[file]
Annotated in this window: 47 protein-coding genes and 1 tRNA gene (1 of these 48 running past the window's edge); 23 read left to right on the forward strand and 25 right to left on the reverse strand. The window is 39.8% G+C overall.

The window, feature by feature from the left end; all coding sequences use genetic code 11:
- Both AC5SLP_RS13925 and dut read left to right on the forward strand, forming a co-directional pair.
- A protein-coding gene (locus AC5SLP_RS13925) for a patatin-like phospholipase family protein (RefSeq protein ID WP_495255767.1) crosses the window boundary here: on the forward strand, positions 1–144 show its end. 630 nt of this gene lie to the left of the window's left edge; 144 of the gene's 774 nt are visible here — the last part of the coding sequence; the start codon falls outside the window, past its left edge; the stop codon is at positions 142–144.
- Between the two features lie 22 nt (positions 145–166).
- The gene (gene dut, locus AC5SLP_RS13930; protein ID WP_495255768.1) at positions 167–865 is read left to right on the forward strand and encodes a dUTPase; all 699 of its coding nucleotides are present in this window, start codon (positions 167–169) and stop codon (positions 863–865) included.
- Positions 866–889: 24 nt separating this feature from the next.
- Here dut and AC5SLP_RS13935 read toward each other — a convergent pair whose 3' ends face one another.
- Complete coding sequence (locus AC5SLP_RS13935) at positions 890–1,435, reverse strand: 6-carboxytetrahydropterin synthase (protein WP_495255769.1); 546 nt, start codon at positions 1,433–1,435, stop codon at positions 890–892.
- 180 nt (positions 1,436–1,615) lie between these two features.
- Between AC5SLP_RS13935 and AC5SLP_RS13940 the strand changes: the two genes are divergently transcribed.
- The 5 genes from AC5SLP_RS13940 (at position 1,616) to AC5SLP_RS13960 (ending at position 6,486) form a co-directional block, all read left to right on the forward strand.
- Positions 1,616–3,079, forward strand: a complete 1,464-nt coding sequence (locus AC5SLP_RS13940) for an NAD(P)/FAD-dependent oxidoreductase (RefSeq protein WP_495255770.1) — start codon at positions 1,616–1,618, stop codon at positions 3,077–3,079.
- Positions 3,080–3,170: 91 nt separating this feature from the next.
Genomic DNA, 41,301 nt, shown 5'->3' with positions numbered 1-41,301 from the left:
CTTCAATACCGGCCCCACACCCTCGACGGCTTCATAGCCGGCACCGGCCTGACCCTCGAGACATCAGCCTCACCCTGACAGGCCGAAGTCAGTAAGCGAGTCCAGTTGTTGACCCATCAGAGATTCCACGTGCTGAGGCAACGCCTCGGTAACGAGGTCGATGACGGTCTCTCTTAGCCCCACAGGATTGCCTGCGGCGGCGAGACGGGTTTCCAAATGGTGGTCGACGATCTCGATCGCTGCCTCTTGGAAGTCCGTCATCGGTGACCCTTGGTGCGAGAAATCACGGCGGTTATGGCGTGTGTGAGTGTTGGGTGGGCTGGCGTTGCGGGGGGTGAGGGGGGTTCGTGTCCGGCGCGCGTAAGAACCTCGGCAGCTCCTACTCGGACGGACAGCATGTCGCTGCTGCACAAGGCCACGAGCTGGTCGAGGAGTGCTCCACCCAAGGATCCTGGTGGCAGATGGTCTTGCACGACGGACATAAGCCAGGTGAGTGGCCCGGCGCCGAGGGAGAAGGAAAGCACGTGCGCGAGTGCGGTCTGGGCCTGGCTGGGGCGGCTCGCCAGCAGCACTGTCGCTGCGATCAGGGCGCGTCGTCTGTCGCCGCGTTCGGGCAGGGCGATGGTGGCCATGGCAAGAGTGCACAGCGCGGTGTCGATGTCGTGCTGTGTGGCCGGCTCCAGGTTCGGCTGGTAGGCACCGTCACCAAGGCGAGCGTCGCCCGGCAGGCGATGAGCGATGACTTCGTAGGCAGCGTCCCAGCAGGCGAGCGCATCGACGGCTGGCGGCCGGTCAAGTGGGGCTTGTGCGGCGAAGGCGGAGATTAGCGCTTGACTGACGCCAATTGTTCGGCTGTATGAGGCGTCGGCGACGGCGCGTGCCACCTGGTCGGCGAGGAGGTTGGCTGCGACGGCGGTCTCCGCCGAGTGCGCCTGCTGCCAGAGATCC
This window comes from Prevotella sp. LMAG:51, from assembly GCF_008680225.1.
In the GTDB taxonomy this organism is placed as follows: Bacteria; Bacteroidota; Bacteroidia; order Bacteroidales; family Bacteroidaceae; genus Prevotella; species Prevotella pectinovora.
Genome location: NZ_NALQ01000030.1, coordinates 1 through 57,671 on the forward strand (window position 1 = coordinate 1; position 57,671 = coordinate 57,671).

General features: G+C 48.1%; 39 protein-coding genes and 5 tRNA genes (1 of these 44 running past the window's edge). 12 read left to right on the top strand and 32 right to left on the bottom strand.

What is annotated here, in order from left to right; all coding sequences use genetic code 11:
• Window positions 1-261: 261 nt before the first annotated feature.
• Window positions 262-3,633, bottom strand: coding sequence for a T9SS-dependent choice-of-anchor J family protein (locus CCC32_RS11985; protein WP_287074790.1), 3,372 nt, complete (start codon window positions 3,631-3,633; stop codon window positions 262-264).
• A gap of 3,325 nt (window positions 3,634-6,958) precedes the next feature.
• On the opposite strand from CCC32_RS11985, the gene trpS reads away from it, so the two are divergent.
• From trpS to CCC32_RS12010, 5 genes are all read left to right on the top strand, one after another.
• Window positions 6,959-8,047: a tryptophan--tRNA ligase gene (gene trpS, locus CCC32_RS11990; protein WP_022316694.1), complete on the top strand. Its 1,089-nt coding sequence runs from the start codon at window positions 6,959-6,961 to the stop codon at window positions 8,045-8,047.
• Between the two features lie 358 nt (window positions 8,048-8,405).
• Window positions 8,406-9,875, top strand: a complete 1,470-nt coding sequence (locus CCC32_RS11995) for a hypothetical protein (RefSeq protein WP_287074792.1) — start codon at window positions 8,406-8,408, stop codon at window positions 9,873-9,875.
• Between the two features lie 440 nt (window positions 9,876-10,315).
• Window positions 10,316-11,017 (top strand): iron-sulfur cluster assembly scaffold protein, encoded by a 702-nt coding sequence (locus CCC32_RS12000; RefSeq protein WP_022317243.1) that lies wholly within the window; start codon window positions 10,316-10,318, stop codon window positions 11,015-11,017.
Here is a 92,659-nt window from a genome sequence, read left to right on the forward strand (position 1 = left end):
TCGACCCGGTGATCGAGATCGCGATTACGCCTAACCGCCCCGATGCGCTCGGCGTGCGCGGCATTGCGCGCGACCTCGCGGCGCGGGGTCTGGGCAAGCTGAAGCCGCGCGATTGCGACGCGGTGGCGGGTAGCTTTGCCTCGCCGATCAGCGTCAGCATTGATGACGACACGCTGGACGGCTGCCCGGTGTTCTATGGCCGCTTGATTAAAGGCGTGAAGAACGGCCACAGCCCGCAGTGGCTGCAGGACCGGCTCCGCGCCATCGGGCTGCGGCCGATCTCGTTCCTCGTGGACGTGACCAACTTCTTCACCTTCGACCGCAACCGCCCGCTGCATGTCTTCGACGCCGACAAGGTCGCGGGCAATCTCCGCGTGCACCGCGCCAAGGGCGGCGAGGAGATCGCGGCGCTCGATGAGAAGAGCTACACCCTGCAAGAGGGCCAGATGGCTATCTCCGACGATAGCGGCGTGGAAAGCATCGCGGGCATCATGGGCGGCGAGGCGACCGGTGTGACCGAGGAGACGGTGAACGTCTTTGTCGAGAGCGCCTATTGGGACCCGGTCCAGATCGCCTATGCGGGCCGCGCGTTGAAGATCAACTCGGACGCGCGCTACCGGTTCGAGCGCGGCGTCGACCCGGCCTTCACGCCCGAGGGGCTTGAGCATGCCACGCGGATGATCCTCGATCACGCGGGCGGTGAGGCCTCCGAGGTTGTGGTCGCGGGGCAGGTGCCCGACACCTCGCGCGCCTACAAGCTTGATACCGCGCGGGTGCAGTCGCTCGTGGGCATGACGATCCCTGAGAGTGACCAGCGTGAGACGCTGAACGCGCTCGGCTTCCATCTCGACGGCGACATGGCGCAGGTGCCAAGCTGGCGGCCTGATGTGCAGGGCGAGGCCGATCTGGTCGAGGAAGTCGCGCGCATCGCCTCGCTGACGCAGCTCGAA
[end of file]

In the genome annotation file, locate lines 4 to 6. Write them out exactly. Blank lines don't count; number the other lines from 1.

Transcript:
- A protein-coding gene (locus AC5SLP_RS13925) for a patatin-like phospholipase family protein (RefSeq protein ID WP_495255767.1) crosses the window boundary here: on the forward strand, positions 1–144 show its end. 630 nt of this gene lie to the left of the window's left edge; 144 of the gene's 774 nt are visible here — the last part of the coding sequence; the start codon falls outside the window, past its left edge; the stop codon is at positions 142–144.
- Between the two features lie 22 nt (positions 145–166).
- The gene (gene dut, locus AC5SLP_RS13930; protein ID WP_495255768.1) at positions 167–865 is read left to right on the forward strand and encodes a dUTPase; all 699 of its coding nucleotides are present in this window, start codon (positions 167–169) and stop codon (positions 863–865) included.